Kirby begins in the past
He wears flippers why????
Perhaps more interesting is that Jack added in a new member to the Newsboy Legion. In a time well known for inclusionary actions—such as every sitcom having at least one black character–Jack Kirby integrated his decades long group by adding in Walter Johnson, a young black kid as a full member. But Walter wasn’t quite ordinary, or playing with a full deck. He was obsessed with scuba diving and deep sea exploration to the point that he dressed-even on dry land– in an outlandish scuba diving outfit, huge flippers and a large mask perched on his head–and went by the nickname of Flipper Dipper. (Flippa Dippa) What Jack did was take that outlandish picture of Cleavon Little in the play Scuba Duba, and retrofit it into a crazy young boy working and playing with the Newsboy Legion. Jack never seemed to throw away a visually arresting idea. I have never really understood just what role Jack expected for the new character as he was never a lead character in the story arcs. He remained just a filler character meant to show tolerance and inclusion rather than a full-bodied A-list part of the group.
Flippa Dippa at work, He didn’t do much, but he did it well except explosives expert
I think the same can be said for all the other black characters found in the Fourth World. Vykin-the Black, Shiloh and even the Black Racer never had roles or even story arcs that played up their “blackness”, yet I don’t feel them as tokens. They did their parts and participated in the tales. Flippa was never all that important, but he was as important as Big Words, or Tommy. Scrapper seems to have been the only real standout in the Newsboy Legion. Perhaps it is to Kirby’s credit that he never made their blackness a part of the series. They were accepted as equals –though minor- by everyone. To Kirby black characters were as normal as Asian (Sonny Sumo) Indian (Wyatt Wingfoot) dwarfs (Oberon) or any other minority, yet he never made a spectacle or pointed fingers at their differences. They had become just another element to his tableau, a little color perhaps, but regular Joe’s. The face of villainy was all its own. He was an indifferent species-neither black nor white, Eastern or Western, evil stood alone, just hard and nasty. Jack did make an important issue of race, and prejudice, but it was at the expense of a totally new race living on New Genesis called “the Bugs” and kept down by the supposedly superior race of super-beings led by Highfather. –Kirby’s nod to the curse of America. For the rest of Jack’s career, he managed to always fit in black characters into his bigger stories. From the Falcon, to Black Panther, Big Masai, and Major Klavus, Jack’s world was multi-cultural. (of course one could say it was multi-special also as he used many anthropomorphic characters as well)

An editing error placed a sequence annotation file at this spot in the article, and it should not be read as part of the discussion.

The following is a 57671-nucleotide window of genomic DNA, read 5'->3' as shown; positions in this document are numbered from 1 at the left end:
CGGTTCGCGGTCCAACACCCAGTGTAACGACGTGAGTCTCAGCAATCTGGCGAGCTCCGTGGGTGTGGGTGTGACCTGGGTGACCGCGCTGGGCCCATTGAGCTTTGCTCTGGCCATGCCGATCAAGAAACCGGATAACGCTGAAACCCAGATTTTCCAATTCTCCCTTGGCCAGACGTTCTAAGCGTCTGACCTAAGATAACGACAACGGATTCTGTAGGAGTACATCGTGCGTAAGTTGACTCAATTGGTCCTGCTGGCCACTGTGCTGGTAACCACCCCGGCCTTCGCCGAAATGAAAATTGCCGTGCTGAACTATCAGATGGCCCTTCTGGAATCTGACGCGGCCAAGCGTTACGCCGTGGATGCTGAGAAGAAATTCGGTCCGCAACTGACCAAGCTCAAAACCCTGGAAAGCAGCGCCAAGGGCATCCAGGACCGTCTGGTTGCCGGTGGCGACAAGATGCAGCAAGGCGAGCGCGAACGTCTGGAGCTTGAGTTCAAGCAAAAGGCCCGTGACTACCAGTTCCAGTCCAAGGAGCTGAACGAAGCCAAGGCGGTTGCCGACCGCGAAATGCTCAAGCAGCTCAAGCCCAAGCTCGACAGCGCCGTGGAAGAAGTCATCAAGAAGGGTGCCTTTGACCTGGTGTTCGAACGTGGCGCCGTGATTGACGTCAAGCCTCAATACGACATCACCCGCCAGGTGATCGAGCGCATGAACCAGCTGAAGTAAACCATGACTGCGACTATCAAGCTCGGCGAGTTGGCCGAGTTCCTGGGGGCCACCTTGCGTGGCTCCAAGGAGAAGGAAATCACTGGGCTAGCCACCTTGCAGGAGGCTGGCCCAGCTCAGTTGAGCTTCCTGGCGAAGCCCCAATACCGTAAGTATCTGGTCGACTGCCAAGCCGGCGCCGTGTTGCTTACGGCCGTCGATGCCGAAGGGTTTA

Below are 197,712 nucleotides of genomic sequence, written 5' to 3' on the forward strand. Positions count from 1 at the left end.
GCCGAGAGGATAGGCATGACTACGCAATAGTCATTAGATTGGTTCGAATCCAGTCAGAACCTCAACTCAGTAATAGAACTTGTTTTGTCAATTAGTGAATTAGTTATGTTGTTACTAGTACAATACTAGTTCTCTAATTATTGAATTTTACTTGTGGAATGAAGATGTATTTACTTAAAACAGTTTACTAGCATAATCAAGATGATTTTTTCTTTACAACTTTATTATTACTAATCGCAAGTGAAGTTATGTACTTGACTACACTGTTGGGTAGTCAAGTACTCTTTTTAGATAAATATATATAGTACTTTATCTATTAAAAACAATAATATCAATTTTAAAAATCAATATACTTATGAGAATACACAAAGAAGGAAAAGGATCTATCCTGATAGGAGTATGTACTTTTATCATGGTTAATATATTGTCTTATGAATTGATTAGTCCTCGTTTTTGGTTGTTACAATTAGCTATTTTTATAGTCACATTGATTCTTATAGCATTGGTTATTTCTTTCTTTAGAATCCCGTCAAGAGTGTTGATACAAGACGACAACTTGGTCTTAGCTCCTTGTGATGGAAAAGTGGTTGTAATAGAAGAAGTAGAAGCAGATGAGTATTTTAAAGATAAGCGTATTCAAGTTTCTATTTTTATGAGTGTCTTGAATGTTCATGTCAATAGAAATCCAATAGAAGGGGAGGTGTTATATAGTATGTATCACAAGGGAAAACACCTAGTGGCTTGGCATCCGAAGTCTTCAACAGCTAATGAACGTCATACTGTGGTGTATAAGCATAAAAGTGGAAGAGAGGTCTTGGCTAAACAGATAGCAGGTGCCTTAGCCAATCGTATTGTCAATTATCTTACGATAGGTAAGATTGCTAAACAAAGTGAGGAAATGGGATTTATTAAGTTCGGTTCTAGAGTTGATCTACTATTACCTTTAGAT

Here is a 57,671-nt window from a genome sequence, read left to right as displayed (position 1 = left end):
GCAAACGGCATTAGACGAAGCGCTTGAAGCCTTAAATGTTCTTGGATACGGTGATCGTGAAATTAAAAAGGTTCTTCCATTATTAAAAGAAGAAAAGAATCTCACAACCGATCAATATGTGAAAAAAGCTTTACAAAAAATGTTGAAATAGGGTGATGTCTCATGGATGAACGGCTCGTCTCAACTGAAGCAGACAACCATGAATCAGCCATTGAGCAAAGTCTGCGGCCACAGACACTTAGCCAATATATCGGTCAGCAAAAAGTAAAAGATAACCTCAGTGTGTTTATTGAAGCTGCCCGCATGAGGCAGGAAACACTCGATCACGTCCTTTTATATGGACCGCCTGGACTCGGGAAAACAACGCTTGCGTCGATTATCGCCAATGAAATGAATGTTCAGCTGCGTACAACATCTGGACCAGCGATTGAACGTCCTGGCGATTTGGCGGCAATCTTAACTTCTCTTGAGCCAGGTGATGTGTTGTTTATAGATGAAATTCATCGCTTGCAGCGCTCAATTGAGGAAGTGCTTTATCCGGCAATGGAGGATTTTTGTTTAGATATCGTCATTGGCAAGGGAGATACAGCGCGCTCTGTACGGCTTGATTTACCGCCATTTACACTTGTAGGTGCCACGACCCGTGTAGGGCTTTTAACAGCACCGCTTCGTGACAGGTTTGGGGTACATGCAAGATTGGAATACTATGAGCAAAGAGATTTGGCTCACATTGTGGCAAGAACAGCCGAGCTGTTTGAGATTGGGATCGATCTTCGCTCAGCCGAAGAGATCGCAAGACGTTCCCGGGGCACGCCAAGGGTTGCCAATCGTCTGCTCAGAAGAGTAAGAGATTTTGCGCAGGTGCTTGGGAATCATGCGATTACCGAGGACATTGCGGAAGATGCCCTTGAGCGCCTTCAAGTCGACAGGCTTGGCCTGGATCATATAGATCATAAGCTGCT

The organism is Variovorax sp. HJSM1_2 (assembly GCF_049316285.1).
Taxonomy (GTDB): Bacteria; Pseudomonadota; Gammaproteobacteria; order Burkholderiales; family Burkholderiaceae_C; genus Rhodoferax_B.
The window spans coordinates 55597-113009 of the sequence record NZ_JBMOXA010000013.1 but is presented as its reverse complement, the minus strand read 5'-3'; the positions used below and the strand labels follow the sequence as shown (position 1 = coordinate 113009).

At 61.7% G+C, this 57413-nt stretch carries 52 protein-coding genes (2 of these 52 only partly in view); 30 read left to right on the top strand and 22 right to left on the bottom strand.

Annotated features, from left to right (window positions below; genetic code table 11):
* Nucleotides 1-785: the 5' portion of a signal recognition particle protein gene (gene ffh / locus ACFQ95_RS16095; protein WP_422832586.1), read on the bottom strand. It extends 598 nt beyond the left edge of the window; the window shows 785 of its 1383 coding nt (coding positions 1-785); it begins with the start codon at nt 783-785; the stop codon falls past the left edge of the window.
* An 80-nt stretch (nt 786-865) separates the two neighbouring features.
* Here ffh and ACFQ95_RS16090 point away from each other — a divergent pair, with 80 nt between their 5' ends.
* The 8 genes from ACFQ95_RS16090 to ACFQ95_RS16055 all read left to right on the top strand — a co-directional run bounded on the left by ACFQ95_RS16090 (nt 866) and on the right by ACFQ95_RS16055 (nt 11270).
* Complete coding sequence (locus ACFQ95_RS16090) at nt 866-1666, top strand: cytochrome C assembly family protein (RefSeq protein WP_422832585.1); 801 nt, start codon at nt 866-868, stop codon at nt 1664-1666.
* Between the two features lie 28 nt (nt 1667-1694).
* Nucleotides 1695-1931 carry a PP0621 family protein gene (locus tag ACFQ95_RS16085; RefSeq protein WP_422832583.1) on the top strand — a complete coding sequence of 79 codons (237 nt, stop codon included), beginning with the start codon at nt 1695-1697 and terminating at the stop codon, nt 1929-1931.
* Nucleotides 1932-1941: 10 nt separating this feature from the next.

Starts out with a bang and a laugh
Oh relevancy!!! Has ever a good word been so abused in mainstream media? Whenever journalists, or reporters try to explain the evolution of comics they always spout that the newer comics have become relevant—a reflection of the more complicated ways of real life, and acknowledging the dirty underbelly. It’s not that they are wrong, but they always back up their assumptions by pointing out mega-steroidal hulks or hyper-pneumatic women that fly and are invulnerable, while wearing underwear and cut-out tops. As if that’s reality. On May 2, 1971 an article appeared in the prestigious New Yorker magazine dealing with the new depth and relevancy of comic books, written by Saul Braun. While spotlighting a harrowing Joe Kubert-drawn Sgt. Rock story and Stan Lee’s battle with the censor board for a Spider-Man arc, and O’Neill’s and Adams’ Green Lantern/Green Arrow tales, it also interviews Jack and talks about the New Gods. The article was poorly titled “Shazam! Here Comes Captain Relevant.” I think Jack liked the spotlight, but Jack wasn’t overwhelmed with comics taking on deep problems. He thought they lacked the space and timing to do it right. Graphic Novels were not around yet.
A decision was made to introduce Kirby’s new series in Showcase Comics. Cover artwork was even readied. Kirby objected because it would make it seem like this was a try out series, rather than a 100% full confidence project. Carmine relented. Kirby began unleashing his new books from scratch, rather than an insert in an existing series. The early issues of Jimmy Olsen would introduce Jack’s larger tableau. It seems that Jimmy has uncovered evidence of Earth becoming a pawn in a larger war between two distant worlds. Jimmy and the Legion and the Guardian would take the fight to aliens working underground to sabotage the world. In the background running the show was the ominous Darkseid (dark-side) from the planet Apokolips, who was infiltrating Earth to
Stan in full hairsuit regalia – shades of My Lai a year earlier